Book Description from Amazon:
From Claire C. Holland, a timely collection of poetry that follows the final girl of slasher cinema – the girl who survives until the end – on a journey of retribution and reclamation. From the white picket fences of 1970s Haddonfield to the apocalyptic end of the world, Holland confronts the role of women in relation to subjects including feminism, sexuality, violence, and healing in the world of Trump and the MeToo movement. Each poem centers on a fictional character from horror cinema, and explores the many ways in which women find empowerment through their own perceived monstrousness.
I Am Not Your Final Girl by Claire C. Holland is not your typical book of poems. It is a book that could be easily at home not only in the poetry section of your local book store, but the gender studies, film studies, or inspirational sections. In the poems inside this slim but effective book, our favourite cinematic final girls have their say. I Am Not Your Final Girl has no qualms about putting the issues that they face front and center. These issues range from body autonomy to sexual assault, and will make you want to re-examine some classic horror films.
What I really appreciated about this collection is that there is no beating around the bush. A lot of the issues that are brought forward are issues that as movie audiences, we spend hours deciphering and bringing to the forefront. For instance, in Rosemary’s Baby, Rosemary experiences a rape. It is obviously rape, and her husband and everyone around her just try to make her feel like she is crazy. Her own doctor calls her husband and tells her what is happening when she has gone to him in confidence. It’s hard to believe even today, but it was not so long ago that this was not only commonplace, but acceptable. Rosemary Woodhouse is the epitome of a woman’s lack of body autonomy.
However, watching the movie, this is the secondary story. It is buried under the main story for many viewers. But for many women watching, this idea that she has had zero control over this pregnancy, from the intercourse that led to conception, to medications taken during her first months, to her doctors turning on her, to her husband essentially bargaining her body away for personal gain. This is a terrifying scenario for most women, but aside from film analysis, it is not something that is readily discussed or even remembered. What people remember most about the film is “demon baby,” but that shouldn’t have been the scary part.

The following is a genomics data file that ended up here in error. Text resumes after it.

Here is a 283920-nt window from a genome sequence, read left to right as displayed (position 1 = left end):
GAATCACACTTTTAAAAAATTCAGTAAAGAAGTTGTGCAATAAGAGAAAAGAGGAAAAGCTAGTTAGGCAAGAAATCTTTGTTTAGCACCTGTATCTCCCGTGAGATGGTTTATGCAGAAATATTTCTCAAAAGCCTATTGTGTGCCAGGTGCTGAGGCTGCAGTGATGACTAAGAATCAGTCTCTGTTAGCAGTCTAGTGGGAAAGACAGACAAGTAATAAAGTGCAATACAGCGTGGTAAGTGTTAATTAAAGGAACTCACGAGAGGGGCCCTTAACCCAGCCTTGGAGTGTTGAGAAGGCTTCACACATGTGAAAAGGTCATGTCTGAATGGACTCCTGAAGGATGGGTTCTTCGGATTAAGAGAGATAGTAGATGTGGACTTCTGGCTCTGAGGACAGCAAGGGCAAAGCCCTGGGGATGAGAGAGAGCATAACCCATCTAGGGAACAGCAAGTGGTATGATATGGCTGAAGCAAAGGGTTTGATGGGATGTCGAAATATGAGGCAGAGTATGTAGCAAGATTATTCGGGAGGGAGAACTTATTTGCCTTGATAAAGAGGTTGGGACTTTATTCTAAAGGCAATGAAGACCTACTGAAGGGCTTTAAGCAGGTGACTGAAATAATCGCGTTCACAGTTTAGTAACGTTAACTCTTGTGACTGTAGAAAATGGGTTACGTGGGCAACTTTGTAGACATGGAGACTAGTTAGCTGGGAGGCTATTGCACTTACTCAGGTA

This collection of poems puts the issues right in our faces. And not only does it do an amazing job of pinpointing these issues and screaming them out, it manages to keep the focus strictly on how the final girl must feel about them. Horror, while amazing at giving female characters a voice and a strength that they don’t often have in other genres, is also notorious for telling the audience how the lead must feel through a male perspective. I Am Not Your Final Girl acknowledges this truth by putting the focus on the internal thoughts of characters that we already know and love.
A pleasant surprise for me in picking up this little volume was the fact that I was expecting the more traditional view of a final girl, and was expecting characters from mostly slasher movies. Instead, what I got as a horror fan was strong female voices from everything from slashers to possession movies to supernatural phenomenon to werewolves. In the process, I cam across some characters from films that I was not aware of, and plenty of hidden gems mixed in with the more mainstream. Our old pals Laurie and Rosemary were there, but they were alongside the lesser known Francisca from The Eyes of My Mother, and Elsa from Splice.
This book really encompasses the rage that has emerged with the Me Too movement. It’s almost like a battlecry. The poems are short, so there is no holding back. Some of these films are from the 60s and 70s, and the poems that encapsulate them here are still relatable today. Not only does this book shine a light on and show immense respect to the feeling of some of our favourite horror heroines, it shows just how long womankind has struggled with these types of issues within society, and that even though strides have been made, there is still a long way to go.
I Am Not Your Final Girl is a must read for horror fans, poetry fans, or those seeking to understand the frustration and anger that has arisen for many women following Me Too.